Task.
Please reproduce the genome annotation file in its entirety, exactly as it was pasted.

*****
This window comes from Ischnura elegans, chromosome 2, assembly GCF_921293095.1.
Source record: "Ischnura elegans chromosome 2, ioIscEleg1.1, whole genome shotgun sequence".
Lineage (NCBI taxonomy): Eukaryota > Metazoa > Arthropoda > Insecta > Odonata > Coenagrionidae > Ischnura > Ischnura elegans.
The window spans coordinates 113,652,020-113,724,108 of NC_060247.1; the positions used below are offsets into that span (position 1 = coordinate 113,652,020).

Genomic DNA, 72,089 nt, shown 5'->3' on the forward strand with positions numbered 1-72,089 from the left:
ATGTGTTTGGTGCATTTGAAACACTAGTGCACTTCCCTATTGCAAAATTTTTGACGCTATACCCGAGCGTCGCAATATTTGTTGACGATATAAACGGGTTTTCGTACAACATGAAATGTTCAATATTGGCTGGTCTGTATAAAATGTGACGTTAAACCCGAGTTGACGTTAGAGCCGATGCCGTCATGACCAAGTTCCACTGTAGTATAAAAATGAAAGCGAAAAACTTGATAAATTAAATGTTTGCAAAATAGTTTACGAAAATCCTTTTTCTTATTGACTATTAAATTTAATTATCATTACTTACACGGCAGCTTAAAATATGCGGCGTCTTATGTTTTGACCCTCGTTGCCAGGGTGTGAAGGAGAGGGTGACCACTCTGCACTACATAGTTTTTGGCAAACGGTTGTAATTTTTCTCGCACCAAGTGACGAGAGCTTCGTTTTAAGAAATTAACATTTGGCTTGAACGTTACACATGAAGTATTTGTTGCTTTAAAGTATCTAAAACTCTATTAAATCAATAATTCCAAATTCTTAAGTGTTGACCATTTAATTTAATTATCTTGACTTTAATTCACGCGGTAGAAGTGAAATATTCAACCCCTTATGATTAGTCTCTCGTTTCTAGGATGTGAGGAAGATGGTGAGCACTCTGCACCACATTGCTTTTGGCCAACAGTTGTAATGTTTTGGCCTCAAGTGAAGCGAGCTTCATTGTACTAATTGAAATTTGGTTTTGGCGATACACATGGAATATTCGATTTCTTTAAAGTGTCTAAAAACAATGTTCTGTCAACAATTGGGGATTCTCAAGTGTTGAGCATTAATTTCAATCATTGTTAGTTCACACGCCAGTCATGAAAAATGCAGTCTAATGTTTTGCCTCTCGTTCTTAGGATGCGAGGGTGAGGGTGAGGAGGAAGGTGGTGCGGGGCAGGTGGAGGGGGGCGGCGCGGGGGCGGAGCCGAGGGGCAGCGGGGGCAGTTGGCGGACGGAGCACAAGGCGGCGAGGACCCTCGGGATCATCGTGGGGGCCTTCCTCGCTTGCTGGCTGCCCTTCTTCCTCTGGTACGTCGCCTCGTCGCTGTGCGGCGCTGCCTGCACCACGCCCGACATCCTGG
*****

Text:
This window comes from Ischnura elegans, chromosome 2, assembly GCF_921293095.1.
Source record: "Ischnura elegans chromosome 2, ioIscEleg1.1, whole genome shotgun sequence".
Lineage (NCBI taxonomy): Eukaryota > Metazoa > Arthropoda > Insecta > Odonata > Coenagrionidae > Ischnura > Ischnura elegans.
The window spans coordinates 113,652,020-113,724,108 of NC_060247.1; the positions used below are offsets into that span (position 1 = coordinate 113,652,020).

Genomic DNA, 72,089 nt, shown 5'->3' on the forward strand with positions numbered 1-72,089 from the left:
ATGTGTTTGGTGCATTTGAAACACTAGTGCACTTCCCTATTGCAAAATTTTTGACGCTATACCCGAGCGTCGCAATATTTGTTGACGATATAAACGGGTTTTCGTACAACATGAAATGTTCAATATTGGCTGGTCTGTATAAAATGTGACGTTAAACCCGAGTTGACGTTAGAGCCGATGCCGTCATGACCAAGTTCCACTGTAGTATAAAAATGAAAGCGAAAAACTTGATAAATTAAATGTTTGCAAAATAGTTTACGAAAATCCTTTTTCTTATTGACTATTAAATTTAATTATCATTACTTACACGGCAGCTTAAAATATGCGGCGTCTTATGTTTTGACCCTCGTTGCCAGGGTGTGAAGGAGAGGGTGACCACTCTGCACTACATAGTTTTTGGCAAACGGTTGTAATTTTTCTCGCACCAAGTGACGAGAGCTTCGTTTTAAGAAATTAACATTTGGCTTGAACGTTACACATGAAGTATTTGTTGCTTTAAAGTATCTAAAACTCTATTAAATCAATAATTCCAAATTCTTAAGTGTTGACCATTTAATTTAATTATCTTGACTTTAATTCACGCGGTAGAAGTGAAATATTCAACCCCTTATGATTAGTCTCTCGTTTCTAGGATGTGAGGAAGATGGTGAGCACTCTGCACCACATTGCTTTTGGCCAACAGTTGTAATGTTTTGGCCTCAAGTGAAGCGAGCTTCATTGTACTAATTGAAATTTGGTTTTGGCGATACACATGGAATATTCGATTTCTTTAAAGTGTCTAAAAACAATGTTCTGTCAACAATTGGGGATTCTCAAGTGTTGAGCATTAATTTCAATCATTGTTAGTTCACACGCCAGTCATGAAAAATGCAGTCTAATGTTTTGCCTCTCGTTCTTAGGATGCGAGGGTGAGGGTGAGGAGGAAGGTGGTGCGGGGCAGGTGGAGGGGGGCGGCGCGGGGGCGGAGCCGAGGGGCAGCGGGGGCAGTTGGCGGACGGAGCACAAGGCGGCGAGGACCCTCGGGATCATCGTGGGGGCCTTCCTCGCTTGCTGGCTGCCCTTCTTCCTCTGGTACGTCGCCTCGTCGCTGTGCGGCGCTGCCTGCACCACGCCCGACATCCTGG